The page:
By Aravind Adiga
Free Press, 2008. 304 pgs.
The white tiger is rare in the animal kingdom, and so is Balram Halwai, who narrates his own entrepreneurial ascension in this fierce, darkly comedic novel. In his open letter to a visiting Chinese dignitary, who wants to learn about true entrepreneurs in India, Balram shows a side of India that is quite different from other currently reigning literary Indian voices. This is the India of impoverished small villages, of servants (modern slavery), government corruption, derelict education systems, caste, and of the depravity human nature can stoop too when continually forced into these conditions. Having traveled in India myself, I found Adiga's descriptions to be heart-breakingly accurate.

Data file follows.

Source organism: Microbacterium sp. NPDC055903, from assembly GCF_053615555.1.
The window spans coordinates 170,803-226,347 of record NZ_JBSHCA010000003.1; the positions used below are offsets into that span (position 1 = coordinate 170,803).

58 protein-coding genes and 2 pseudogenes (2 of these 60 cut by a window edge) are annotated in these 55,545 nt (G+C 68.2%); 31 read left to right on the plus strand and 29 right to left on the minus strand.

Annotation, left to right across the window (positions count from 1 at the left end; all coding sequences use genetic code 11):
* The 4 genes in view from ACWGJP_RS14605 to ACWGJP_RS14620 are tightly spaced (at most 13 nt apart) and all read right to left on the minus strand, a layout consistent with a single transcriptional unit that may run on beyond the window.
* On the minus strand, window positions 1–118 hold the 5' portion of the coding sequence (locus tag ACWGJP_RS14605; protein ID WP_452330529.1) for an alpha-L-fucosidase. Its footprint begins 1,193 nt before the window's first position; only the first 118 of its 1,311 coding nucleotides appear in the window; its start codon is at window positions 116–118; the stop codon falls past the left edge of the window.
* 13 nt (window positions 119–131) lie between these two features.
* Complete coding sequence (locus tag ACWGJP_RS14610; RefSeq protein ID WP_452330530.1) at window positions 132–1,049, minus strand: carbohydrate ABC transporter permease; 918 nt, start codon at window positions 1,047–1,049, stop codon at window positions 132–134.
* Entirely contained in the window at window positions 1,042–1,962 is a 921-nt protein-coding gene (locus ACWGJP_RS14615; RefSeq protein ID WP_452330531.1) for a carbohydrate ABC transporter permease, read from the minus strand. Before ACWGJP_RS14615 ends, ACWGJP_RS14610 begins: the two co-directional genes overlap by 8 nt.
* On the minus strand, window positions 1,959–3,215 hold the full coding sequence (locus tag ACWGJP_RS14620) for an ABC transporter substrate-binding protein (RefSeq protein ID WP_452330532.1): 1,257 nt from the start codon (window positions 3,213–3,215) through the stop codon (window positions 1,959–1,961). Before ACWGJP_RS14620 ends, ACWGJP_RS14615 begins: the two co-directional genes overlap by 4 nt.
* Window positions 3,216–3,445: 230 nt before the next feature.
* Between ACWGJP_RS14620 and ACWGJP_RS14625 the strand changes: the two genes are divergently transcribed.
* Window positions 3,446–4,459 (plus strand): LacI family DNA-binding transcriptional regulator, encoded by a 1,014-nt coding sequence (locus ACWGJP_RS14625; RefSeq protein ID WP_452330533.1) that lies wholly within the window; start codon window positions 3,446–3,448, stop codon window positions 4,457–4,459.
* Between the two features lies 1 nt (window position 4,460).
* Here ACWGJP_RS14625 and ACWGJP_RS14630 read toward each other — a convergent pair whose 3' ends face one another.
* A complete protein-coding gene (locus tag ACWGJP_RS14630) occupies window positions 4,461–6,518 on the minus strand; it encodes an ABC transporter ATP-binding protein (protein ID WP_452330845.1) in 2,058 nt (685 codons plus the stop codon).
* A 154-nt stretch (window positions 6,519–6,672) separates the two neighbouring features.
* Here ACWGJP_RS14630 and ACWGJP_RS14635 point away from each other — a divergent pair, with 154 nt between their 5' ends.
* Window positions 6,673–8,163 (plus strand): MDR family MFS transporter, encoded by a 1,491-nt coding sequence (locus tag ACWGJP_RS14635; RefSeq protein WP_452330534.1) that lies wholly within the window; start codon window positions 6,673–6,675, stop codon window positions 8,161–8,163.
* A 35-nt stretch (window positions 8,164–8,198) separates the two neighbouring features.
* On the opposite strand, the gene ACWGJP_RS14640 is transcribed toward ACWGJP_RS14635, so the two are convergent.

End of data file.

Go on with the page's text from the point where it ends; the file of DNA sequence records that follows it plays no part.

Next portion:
Adiga's writing is sharp, clever, and compelling as he tells a modern day 'Crime and Punishment' story following the events that lead Balram to murder his boss. And yet like Raskolnikov, and Rushdie's Saleem Sinai; Adiga's Balram is every man, he is the voice of the down trodden of India and his experience is that of every Indian. The White Tiger is haunting, startling, and captivating. A must read for anyone interested in gaining insight to one of the rising super powers of the world.